38

Context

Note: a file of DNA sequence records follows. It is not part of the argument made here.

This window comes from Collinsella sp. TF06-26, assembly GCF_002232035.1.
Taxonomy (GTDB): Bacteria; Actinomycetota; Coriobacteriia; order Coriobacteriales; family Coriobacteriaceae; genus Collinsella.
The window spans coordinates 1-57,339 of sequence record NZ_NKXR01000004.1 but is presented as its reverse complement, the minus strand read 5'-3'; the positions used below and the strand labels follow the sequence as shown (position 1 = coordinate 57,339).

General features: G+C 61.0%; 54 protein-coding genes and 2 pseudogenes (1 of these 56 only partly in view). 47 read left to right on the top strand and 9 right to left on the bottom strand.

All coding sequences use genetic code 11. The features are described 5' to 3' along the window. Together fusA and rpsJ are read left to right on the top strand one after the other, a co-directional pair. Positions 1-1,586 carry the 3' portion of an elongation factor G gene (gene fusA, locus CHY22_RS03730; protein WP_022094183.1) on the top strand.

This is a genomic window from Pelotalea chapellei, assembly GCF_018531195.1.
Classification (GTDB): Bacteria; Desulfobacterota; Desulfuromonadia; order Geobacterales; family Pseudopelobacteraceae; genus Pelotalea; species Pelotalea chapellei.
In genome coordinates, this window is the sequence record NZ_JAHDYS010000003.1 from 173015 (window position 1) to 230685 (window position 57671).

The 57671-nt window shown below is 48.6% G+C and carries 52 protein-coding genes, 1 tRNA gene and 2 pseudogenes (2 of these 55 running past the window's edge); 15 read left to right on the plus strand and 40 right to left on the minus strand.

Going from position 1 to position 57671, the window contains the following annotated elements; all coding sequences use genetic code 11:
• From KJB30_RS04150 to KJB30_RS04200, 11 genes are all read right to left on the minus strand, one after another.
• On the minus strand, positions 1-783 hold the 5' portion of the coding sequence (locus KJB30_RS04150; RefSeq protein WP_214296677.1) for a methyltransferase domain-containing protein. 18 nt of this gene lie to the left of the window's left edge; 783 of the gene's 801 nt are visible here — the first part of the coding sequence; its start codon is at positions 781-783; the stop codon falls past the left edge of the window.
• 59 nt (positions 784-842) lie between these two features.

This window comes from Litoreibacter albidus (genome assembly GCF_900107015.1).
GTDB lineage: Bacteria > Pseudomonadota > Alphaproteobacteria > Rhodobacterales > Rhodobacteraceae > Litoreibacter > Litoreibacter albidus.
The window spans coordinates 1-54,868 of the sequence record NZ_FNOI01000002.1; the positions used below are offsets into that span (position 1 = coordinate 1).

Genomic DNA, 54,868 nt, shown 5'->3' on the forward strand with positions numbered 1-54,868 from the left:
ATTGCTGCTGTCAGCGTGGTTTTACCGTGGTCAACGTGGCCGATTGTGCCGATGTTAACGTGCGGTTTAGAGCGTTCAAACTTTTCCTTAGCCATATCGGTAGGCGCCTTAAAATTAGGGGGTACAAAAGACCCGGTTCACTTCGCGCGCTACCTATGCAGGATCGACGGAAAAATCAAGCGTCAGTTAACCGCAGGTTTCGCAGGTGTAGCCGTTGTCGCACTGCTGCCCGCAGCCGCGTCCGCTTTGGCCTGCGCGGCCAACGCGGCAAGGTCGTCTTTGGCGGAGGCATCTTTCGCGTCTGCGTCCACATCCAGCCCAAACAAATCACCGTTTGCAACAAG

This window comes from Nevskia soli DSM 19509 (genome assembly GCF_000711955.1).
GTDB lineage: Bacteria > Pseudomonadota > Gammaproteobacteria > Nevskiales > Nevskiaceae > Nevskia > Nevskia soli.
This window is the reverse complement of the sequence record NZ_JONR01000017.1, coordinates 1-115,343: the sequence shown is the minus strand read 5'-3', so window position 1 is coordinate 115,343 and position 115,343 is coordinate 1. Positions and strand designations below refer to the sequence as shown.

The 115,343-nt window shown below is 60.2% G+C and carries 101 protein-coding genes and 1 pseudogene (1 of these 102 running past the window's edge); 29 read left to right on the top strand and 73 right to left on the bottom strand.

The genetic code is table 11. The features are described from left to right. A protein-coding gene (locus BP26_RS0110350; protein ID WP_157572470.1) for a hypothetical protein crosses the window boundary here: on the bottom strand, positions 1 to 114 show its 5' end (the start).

Exports have risen dramatically as a percentage of GDP, and within that rising share, the importance of primary (relatively unprocessed) exports has steadily declined The share of primary exports in total domestic merchandise exports has fallen by two thirds in the period since 1963. Canada is still widely seen as a commodity exporter, but those commodities are increasingly processed rather than raw, and they account for ever smaller shares of the total export pie. Canada's borrowing from and lending to the rest of the world has caused large accumulations of debt in both directions Canada's financial system was integrated with that of the US for all of the twentieth century, but financial flows with the rest of the world have picked up considerably since other financial systems were deregulated in the early 1990s. Canada's accumulated debts to and from the rest of the world reflect our increased integration. Debts to the rest of the world have increased about one third since 1961 (relative to GDP), while our claims on the rest of the world have increased more than threefold. On a net basis, our net debt to the rest of the world has fallen relative to GDP, from 41.2 percent to 23.5 percent, as befits one of the world's most developed economies. Canadian interest rates have no particular trend, but bulged upward in the middle of the period to reflect Canada's inflation problem in those years The five-year mortgage interest rate is typical of other medium-term interest rates in Canada (Table 8). It has ended the period at the same level as it started, both in nominal and in real terms. In between, however, it rose ten percent to reflect both the double-digit inflation that Canada experienced in the late 1970s, and the tight monetary policy that was needed to lower inflation. Households have increased their debt load more or less in line with their income levels Total liabilities of the 'household sector' (defined as persons and unincorporated business in the Flow of Funds Accounts) were the same fraction of personal income in the early 1980s as in the early 1960s. Since then the ratio has increased, partly because interest rates on those liabilities have become very much lower in nominal terms than they were in the early 1980s. While the ratio of debts to income has risen since 1980, the ratio of debt service payments to income has not. Further, the ratio of household debt to personal income roughly parallels the ratio of household assets to GDP. The flow of business investment has not been large enough to keep the stock of business capital growing in line with national output The ratio of non-residential structures and machinery and equipment to GDP has drifted downwards since 1961, from 1.95 to 1.40. This decline reflects a combination of low investment by firms, and rapid growth of GDP for other reasons such as rapid population growth and rapid technological progress. The relatively rapid fall in the ratio of capital to output since 1980 accounts for much of the sluggish growth of total output in the second half of our period, noted in Table 2.